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BSP would start easing in the third quarter



BSP would start easing in the third quarter

By means of Luisa Maria Jacinta C. Jocson, News reporter

THE BANGKO SENTRAL ng Pilipinas (BSP) could start easing policy as early as the third quarterFAccording to analysts, the situation continues to stabilize.

“At the earliest, rate cuts could begin next quarter, which would ease pressure on households,” Moody’s Analytics said in its weekly highlights report.

ING Bank NV Manila senior economist Nicholas Antonio T. Mapa said inflation “could continue to surprise on the downside before falling sharply in the third quarter.”

“By then, we expect the BSP to have room to ease monetary policy, especially given signs of a slowing post-crisis economy. FFirst quarter GDP showed a disappointing 5.7% annualized print,” he said in an email on Monday.

BSP Governor Eli M. Remolona Jr. has said the central bank will consider interest rate cuts if promptedFrelationship can be settled Fstable around 3% for several months.

The Monetary Board will hold its next policy review on Thursday. a Business A poll showed that 17 out of 19 analysts expect the central bank to keep its policy rate stable at a 17-year high of 6.5%.

In a follow-up email, Moody’s Analytics economist Sarah Tan said the BSP would consider thisFand the recent performance of the peso in its monetary decisions.

“Good progress has been made on inflation, with the latest figures for April being within the BSP target of 2-4% for the fifth month in a row,” she said.

Inflation accelerated from 3.7% in March to 3.8% in April. However, it was the Fwhen the following month arrivesFThis happened within the BSP’s 2-4% target.

The BSP expects inflation to average 3.8% this year.

“While we expect inflation to hover slightly around the upper limit in the coming months as dry weather associated with the El Niño climate pattern damages food harvests and disrupts supply,FIt is expected to be back within the target range by early Q3,” Ms Tan said.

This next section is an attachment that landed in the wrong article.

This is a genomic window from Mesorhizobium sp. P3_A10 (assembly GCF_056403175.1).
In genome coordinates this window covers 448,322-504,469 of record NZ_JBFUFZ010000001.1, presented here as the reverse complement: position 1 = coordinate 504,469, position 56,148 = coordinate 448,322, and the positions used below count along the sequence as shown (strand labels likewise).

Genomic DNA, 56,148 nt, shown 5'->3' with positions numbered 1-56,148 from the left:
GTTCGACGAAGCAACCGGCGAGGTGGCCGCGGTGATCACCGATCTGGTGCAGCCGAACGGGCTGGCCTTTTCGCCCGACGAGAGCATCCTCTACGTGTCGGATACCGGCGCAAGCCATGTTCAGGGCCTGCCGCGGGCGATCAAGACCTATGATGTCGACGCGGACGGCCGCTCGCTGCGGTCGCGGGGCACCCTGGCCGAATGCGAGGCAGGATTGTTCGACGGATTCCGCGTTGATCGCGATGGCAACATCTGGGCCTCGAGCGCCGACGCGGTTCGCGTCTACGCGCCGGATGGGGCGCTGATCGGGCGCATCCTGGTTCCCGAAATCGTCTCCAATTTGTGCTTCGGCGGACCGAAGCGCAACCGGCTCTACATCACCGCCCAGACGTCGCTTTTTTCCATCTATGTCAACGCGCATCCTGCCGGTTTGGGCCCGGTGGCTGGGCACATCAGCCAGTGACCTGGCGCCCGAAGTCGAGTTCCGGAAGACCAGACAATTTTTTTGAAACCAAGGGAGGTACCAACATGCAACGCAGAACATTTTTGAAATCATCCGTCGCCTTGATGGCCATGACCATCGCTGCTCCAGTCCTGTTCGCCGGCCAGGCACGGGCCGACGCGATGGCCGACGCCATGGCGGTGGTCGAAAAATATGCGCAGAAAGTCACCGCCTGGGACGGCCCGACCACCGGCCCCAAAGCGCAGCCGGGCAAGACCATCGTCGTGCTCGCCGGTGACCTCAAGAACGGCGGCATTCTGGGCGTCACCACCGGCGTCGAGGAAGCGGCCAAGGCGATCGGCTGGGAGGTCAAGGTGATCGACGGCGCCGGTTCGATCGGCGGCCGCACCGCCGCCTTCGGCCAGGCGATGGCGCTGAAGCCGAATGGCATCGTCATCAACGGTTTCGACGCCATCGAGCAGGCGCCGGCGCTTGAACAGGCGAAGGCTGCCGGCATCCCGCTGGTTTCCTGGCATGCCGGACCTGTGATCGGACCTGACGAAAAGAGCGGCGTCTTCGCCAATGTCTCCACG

The central bank previously warned about thisFInterest rates could temporarily exceed the 2-4% target over the next two quarters due to basis eFfects and weather conditions that have damaged agricultural production.

The El Niño in the tropical Pacific is weakening, but “hotter and drier conditions” remain, according to the state weather agency.

The damage to agriculture due to El Niño had risen to 6.35 billion euros on May 8. Rice was the most affected crop, accounting for 51.93% or €3.3 billion of the total damage. This was followed by corn at P1.94 billion and high-value crops at P1.07 billion.

“El Niño is expected to wane from May onwards and after that we can expect some relief from the heat, which could also benefit our agricultural sector,” Mr Mapa said.

Agricultural production remained stable in the first quarter and grew by 0.05% to 428.99 billion euros during the dry period.

Mr Mapa said inflation could slow sharply in the third quarter.

“Market participants are currently predicting that inflation will exceed the upper end of the BSP’s inflation target of 2-4%. However, if rice prices remain unchanged at around P55 per kilo, oil prices will continue their decline and domestic demand will remain weak.FThe target is being circumvented and has already fallen sharply in August,” he said.

Meanwhile, Ms Tan noted that while the peso has weakened in recent weeks, it is expected to stabilize next quarter.

“Should these developments materialize, it will defraud the BSPF“I tend to cut rates as early as August – the only Monetary Council meeting in the third quarter,” she added.

After Thursday, the Monetary Board’s next two policy meetings are on June 27 and August 15.

However, Ms Tan said interest rate cuts could be postponed if inflation accelerates further.

“However, there is a chance that monetary easing could be delayed until October if inflation continues to rise above the target range for longer than expected, or if the Philippine peso weakens further,” she said.

“In this regard, the BSP will monitor the moves of the US Federal Reserve to ensure the stability of the peso,” she added.

Meanwhile, HSBC ASEAN (Association of Southeast Asian Nations) economist Aris D. Dacanay said the BSP is likely to cut interest rates in the fourth quarter after the US Federal Reserve begins easing.

“The BSP has the luxury of keeping its monetary policy tight, while the Fed takes a more hawkish tone. Liquidity in the system remains intact, so there is no urgency to loosen the monetary reins,” he said.

Markets initially expected the US central bank to cut interest rates as early as June, but this has been postponed until the fourth quarter due to persistent inflation.

Mr Remolona previously said that although the central bank controls the Fed, its decisions are independent.

The US central bank kept the Fed funds rate steady at 5.25-5.5% at the end of the April 30-May 1 meeting.